• Post Reply Bookmark Topic Watch Topic
  • New Topic

Implementing stack in java please help  RSS feed

 
Ranch Hand
Posts: 45
  • Mark post as helpful
  • send pies
  • Quote
  • Report post to moderator
Hi All
I am trying to implement stack in java but getting some problems

Here is the class file I wrote



And the main program invoking it



Exception in thread "main" java.lang.NullPointerException
at mypackage.MyStackClass.push(MyStackClass.java:45) === newStack.setData(data);
at mypackage.TestStack.main(TestStack.java:10) === myStack.push(i);

I am a little confused on how to assign the element first time


For some reasons, when I wrote almost the same code in the same class file as main it works(see the code below)




Please help me so that my concepts are clear and I can proceed to implementing other data strcutures
 
Bartender
Posts: 563
  • Mark post as helpful
  • send pies
  • Quote
  • Report post to moderator
The two approaches to implementing a Stack you've shown are fundamentally different. In your example that "worked", you used an array to store and manage your Stack contents. In your latest attempt, each push creates a new instance of your StackClass. How do you keep track of what's 'in' your stack in the new approach?

As for your error, review your code to determine what 'next' and 'tmpStack.next' are or should be. I'm (easily) confused, but so is the compiler. While you're at it, do the same for 'prev'. I think that's an error in waiting.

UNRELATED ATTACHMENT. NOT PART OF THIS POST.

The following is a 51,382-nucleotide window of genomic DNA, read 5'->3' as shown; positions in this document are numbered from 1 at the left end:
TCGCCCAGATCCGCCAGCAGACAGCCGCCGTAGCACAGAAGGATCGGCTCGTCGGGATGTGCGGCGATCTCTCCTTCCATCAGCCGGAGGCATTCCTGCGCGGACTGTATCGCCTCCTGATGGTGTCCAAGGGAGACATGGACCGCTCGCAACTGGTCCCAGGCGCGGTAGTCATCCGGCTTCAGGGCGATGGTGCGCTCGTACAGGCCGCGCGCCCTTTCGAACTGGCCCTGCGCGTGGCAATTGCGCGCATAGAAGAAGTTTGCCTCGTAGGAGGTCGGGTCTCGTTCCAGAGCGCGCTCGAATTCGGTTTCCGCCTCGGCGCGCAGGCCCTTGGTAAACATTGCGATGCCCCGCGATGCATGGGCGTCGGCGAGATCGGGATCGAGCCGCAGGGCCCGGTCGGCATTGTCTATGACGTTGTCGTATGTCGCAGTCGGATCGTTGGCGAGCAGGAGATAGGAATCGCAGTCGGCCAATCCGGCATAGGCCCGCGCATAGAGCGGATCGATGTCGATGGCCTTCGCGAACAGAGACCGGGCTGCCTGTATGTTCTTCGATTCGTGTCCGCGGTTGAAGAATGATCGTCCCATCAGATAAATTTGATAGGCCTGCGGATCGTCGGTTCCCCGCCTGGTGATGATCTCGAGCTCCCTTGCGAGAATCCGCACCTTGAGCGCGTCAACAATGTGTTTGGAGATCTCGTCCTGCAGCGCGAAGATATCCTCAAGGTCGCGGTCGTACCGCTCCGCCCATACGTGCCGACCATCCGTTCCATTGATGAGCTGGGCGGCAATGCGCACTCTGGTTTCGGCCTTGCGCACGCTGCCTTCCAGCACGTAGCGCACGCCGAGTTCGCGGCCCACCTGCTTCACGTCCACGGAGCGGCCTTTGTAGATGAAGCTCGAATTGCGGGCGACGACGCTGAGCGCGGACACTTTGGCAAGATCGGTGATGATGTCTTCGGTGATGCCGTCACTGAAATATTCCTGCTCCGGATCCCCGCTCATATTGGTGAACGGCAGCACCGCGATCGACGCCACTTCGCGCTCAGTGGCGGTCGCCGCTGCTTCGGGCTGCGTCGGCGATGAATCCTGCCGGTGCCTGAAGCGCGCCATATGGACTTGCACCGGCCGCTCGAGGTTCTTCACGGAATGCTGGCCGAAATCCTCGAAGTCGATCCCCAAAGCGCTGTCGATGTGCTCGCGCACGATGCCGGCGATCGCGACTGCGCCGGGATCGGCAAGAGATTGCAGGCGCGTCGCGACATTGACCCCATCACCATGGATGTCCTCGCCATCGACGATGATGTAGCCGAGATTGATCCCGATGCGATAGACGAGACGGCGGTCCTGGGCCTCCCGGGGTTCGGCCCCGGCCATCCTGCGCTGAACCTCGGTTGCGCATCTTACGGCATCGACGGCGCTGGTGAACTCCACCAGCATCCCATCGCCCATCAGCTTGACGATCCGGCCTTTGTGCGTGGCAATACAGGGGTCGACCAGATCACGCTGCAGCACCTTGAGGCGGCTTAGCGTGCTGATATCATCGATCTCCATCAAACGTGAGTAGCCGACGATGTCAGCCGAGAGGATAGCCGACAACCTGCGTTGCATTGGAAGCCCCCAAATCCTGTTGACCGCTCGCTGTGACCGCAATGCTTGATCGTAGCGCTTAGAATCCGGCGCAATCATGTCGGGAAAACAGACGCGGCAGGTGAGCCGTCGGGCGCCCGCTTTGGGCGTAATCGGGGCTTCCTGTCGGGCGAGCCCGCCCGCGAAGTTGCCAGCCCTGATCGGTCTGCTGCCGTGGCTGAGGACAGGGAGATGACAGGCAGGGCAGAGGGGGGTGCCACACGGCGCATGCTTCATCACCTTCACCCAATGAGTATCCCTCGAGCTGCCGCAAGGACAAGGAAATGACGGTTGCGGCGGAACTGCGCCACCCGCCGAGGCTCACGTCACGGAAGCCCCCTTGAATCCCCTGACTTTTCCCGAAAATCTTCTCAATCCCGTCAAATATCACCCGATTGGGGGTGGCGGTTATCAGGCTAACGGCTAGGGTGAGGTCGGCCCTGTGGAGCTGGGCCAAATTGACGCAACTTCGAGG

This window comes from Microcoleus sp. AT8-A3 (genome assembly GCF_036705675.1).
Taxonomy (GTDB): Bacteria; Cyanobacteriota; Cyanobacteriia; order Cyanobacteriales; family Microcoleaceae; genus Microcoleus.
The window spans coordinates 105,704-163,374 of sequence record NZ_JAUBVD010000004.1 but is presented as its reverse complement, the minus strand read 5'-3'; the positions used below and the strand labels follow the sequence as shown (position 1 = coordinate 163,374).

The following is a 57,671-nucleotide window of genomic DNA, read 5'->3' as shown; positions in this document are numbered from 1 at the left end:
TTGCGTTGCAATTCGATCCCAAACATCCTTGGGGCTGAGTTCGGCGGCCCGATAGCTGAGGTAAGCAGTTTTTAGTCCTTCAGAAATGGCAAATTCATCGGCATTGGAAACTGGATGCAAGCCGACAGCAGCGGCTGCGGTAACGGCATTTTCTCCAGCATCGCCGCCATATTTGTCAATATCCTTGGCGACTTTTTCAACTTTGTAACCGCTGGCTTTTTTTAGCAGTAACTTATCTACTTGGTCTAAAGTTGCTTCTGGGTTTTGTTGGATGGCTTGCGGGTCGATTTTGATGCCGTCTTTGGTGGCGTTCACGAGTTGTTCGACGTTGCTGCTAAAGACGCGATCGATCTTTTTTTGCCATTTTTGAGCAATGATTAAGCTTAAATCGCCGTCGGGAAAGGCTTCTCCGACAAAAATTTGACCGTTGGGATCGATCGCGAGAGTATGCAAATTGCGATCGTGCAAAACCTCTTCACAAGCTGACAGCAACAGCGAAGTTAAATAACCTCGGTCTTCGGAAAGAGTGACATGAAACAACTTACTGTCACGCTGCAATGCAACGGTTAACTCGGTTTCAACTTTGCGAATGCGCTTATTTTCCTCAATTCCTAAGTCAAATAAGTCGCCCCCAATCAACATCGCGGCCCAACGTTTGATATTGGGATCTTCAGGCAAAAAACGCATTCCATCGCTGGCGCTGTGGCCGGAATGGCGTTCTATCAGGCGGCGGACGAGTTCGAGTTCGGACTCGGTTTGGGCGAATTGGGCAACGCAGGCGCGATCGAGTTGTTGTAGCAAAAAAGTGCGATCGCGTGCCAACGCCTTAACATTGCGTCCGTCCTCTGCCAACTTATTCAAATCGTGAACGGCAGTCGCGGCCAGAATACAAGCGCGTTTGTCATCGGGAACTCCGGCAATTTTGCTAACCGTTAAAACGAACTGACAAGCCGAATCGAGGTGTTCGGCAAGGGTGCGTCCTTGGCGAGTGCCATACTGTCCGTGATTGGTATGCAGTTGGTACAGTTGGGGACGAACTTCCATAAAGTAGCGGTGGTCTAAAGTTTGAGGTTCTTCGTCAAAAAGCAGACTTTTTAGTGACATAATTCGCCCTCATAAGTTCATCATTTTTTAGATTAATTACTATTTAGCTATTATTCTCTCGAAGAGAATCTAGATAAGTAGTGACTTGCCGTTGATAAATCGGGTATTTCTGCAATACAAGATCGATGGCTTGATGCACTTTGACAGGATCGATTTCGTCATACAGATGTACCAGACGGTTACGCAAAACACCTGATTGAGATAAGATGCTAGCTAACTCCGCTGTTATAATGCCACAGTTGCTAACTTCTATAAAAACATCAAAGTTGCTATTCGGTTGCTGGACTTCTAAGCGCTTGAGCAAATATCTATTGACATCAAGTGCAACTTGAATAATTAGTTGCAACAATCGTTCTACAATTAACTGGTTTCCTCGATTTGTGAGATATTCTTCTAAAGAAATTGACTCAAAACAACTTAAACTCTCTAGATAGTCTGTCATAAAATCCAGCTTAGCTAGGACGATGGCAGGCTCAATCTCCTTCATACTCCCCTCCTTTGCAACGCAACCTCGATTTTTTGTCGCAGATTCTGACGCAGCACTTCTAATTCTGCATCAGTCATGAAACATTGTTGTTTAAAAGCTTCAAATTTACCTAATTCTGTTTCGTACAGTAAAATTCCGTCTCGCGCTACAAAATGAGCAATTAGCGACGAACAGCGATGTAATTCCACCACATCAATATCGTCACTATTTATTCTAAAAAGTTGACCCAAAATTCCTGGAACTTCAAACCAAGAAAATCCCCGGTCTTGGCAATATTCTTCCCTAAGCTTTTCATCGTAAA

Marshal
Posts: 56608
172
  • Mark post as helpful
  • send pies
  • Quote
  • Report post to moderator
As GB has hinted, a Stack can be implemented atop an array, or a linked lists. Both have advantages and disadvantages. I would suggest you draw the operation of your stack on a sheet of paper. Then you can work out how to implement the push pop peek and isEmpty methods.
Also don't write 222 lines of code and expect it to work. Write the first 5 lines, compile, execute, test, and then try the next 5 lines.
 
Ranch Hand
Posts: 37
  • Mark post as helpful
  • send pies
  • Quote
  • Report post to moderator
I'm going to propose a slightly radical change on your code. As you know, you can only see the top of the stack, so exactly why do you want to contain the stack somewhere?
All you need is to envelop each object on the stack with something that makes it behave like a stack, and a single object that represents the top of said stack:

With these 2 very simple classes you can create any stack you want. To improve on it, use templating. You can add a count to MyStackManager to provide the amount of objects in the stack without having to go through all of the elements and count. Also you do not need to make it static, i am just showing the simplest form of it.
 
Sandeep Kumar B
Ranch Hand
Posts: 45
  • Mark post as helpful
  • send pies
  • Quote
  • Report post to moderator
Thanks
I will work on these
 
  • Post Reply Bookmark Topic Watch Topic
  • New Topic
Boost this thread!